VBQs Class 12 Biology Human Health and Diseases

VBQs For Class 12

Please refer to VBQs for Class 12 Biology Human Health and Diseases. All value based questions for Biology Class 12 have been provided with solutions. We have provided below important values questions and answers. Students should learn these solved VBQs for Class 12 Biology as these will help them to gain more marks and help improve understanding of important topics.

Human Health and Diseases VBQs Class 12 Biology with Answers

Common Diseases in Humans

Very Short Answer Type Questions

Question. Malaria, typhoid, pneumonia and amoebiasis are some of the human infectious diseases.
Which one of these are transmitted through mechanical carriers? 
Answer. Mechanical carrier is one that simply carries pathogens to a susceptible individual and is not essential to the development of the pathogen. The pathogens are simply carried on the mouthparts, legs, body surface of the carrier from an infected to a susceptible host. Amoebiasis and typhoid are carried through mechanical carriers like housefly.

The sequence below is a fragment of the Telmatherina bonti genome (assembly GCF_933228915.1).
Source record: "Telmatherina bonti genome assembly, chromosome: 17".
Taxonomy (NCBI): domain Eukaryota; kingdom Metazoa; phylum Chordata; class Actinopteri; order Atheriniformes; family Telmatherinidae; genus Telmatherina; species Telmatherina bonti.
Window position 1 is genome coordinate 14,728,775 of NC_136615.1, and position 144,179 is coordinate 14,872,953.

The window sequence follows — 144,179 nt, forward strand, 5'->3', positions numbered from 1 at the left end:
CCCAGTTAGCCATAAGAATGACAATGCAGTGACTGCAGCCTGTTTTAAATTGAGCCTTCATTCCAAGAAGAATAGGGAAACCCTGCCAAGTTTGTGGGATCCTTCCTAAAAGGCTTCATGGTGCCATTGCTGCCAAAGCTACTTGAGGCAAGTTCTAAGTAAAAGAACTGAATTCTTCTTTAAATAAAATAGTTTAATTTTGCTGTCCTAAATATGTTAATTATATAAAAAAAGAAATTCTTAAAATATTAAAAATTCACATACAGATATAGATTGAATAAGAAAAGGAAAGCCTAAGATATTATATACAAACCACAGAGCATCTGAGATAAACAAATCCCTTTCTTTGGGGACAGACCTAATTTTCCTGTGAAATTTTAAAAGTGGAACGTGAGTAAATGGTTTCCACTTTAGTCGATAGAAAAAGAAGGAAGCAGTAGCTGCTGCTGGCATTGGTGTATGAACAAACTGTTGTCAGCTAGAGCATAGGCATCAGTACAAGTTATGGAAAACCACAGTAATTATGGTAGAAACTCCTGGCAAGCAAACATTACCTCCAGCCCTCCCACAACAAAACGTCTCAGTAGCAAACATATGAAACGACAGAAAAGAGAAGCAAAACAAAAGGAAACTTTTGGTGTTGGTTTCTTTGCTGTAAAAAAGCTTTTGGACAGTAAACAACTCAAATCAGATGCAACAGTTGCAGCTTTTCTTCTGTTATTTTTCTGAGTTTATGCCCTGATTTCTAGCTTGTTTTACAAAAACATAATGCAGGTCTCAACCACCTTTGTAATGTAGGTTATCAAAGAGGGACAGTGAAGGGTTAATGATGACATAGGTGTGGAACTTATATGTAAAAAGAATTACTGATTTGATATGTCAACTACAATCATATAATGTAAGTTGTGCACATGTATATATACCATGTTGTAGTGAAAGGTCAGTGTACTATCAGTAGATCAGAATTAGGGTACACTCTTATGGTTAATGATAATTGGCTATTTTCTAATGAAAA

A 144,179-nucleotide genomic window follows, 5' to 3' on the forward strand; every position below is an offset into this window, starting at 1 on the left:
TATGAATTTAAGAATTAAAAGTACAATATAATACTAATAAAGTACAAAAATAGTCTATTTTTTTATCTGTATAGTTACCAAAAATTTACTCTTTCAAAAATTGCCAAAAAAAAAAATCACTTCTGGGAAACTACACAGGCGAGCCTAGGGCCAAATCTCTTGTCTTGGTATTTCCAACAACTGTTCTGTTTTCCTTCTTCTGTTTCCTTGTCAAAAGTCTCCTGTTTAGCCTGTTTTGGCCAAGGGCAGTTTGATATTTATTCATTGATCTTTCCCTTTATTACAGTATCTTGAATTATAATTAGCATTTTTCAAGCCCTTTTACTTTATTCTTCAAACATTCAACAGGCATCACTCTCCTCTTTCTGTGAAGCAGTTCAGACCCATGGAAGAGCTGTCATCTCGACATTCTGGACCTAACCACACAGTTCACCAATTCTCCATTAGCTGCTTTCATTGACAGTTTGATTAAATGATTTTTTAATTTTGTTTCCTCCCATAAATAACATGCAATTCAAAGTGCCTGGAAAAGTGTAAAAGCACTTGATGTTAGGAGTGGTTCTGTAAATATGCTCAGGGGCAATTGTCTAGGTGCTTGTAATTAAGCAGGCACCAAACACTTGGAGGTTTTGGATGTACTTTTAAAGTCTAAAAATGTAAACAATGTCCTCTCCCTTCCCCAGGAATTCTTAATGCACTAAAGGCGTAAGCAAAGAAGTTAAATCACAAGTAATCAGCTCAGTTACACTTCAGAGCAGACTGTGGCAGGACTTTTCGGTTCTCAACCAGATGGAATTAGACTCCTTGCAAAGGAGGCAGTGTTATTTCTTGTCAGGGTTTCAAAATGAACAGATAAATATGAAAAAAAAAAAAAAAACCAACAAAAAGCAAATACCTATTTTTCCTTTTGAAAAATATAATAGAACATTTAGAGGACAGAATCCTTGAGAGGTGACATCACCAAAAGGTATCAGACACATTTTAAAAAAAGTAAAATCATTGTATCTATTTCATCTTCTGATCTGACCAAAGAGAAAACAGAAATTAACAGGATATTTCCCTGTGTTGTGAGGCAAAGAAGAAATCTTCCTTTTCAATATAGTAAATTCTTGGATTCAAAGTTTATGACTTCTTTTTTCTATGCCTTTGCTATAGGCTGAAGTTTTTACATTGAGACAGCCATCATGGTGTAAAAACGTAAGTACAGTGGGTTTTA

Question. How does malaria differ from chikungunya with reference to their vectors? 
Answer. Malaria is a protozoan disease, transmitted by female Anopheles mosquito while chikungunya is a viral disease transmitted by Aedes aegypti mosquito.

Question. Name any two techniques that serve the purpose of early diagnosis of some bacterial/ viral human diseases. 
Answer. PCR (Polymerase Chain Reaction) and ELISA (Enzyme Linked Immunosorbent Assay) are used for early diagnosis of some bacterial/viral diseases.

Question. Why is Gambusia introduced into drains and ponds? 
Answer. Gambusia is a larvivorous fish. It feeds on mosquito larvae, so introduced in drains and ponds to check spread of mosquito borne diseases.

Question. What causes swelling of the lower limbs in patients suffering fromfilariasis? 
Answer. Filariasis is caused by Wuchereria bancrofti.They normally affect the lymph vessels of the lower limbs causing them to swell like that of an elephant.